Advanced Industries Grant Program allows researchers to bridge the gap between academia and industry

CSU’s Garret Miyake uses Advanced Industries grant to tackle plastic waste
Two researchers, Garret Miyake and Emma Rettner, in blue lab coats and safety glasses are discussing the results displayed on a screen next to a large tension testing machine.
Emma Rettner and Garret Miyake discuss the results after testing polymer materials as part of Miyake's work supported by the Advanced Industries Proof of Concept Grant Program.

Innovations developed within universities have a profound and global impact, but transitioning research from academia to industry is riddled with challenges. A key hurdle is bridging the gap in funding between federal research grants and private venture capital. Initiatives such as the Advanced Industries Proof of Concept Grant Program are key in reducing that gap and advancing technologies and the businesses that support them.

“Where academic research stops, there’s a gap between commercialization and where traditional funding sources will allow you to go,” said CSU Professor of Chemistry Garret Miyake. “This funding allows you to bridge that gap, derisk technologies towards commercialization, and positions you to raise additional funding.”

Miyake knows more than most about this, as a four-time recipient of Advanced Industries grants. The funding has supported him in tackling a variety of issues over the years. Among them—plastic waste. Miyake’s latest grant was awarded to support his work in recyclable polymers. Since the 1970s, the rate of plastic production has increased faster than that of any other material. Of the seven billion tonnes of plastic waste generated globally so far, less than 10 percent has been recycled and 95 percent of plastics produced are single-use. Miyake’s technology enables plastics to be recycled without separation, reducing the massive amount of plastic waste and pollution.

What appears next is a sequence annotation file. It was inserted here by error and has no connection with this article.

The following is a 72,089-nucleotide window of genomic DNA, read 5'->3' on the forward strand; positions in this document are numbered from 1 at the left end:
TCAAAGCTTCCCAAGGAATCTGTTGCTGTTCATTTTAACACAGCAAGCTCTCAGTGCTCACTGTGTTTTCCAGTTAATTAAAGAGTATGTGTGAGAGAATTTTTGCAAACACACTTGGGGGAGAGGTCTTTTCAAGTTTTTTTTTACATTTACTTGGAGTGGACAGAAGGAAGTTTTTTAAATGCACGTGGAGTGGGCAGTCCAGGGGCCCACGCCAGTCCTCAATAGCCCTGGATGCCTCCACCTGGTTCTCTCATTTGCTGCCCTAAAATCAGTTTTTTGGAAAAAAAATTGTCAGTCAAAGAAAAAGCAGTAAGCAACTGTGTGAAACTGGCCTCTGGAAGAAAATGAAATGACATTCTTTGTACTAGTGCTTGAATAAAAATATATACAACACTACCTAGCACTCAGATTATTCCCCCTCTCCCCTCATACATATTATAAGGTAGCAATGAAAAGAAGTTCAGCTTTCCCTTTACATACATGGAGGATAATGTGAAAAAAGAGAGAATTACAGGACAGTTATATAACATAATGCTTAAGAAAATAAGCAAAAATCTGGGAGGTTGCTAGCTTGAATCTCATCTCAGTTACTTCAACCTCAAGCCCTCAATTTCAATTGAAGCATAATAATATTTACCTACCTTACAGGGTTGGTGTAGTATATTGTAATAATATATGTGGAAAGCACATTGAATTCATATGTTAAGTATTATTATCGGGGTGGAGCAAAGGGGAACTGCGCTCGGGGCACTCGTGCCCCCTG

Advanced Industries grants provide researchers the opportunity for their concepts to receive the validation needed before they can be the focus of a Small Business Innovation Research (SBIR), Small Business Technology Transfer (STTR) proposal or larger federal grants. The SBIR and STTR programs are federal innovation grants restricted to US-based small companies (less than 500 employees). The grants provide funding up to $2 million for commercial technology development.

“The program allows us to strengthen our position to be much more competitive for those grant applications and have a much higher chance of success of getting proposals funded,” said Miyake. Since receiving grants through the program, Miyake has launched two startup companies—New Iridium and Cypris Materials—and has a third in development.

Miyake advises individuals interested in applying for an Advanced Industries grant to demonstrate they are making a commercially viable product from an economic perspective and that they have the capability to produce the technology at market scale. Projects eligible for funding span various industries crucial to Colorado’s growth, including aerospace advanced manufacturing; bioscience; electronics; energy and natural resources; infrastructure engineering; and technology and information.

Learn more about the Advanced Industries Proof of Concept Grant Program at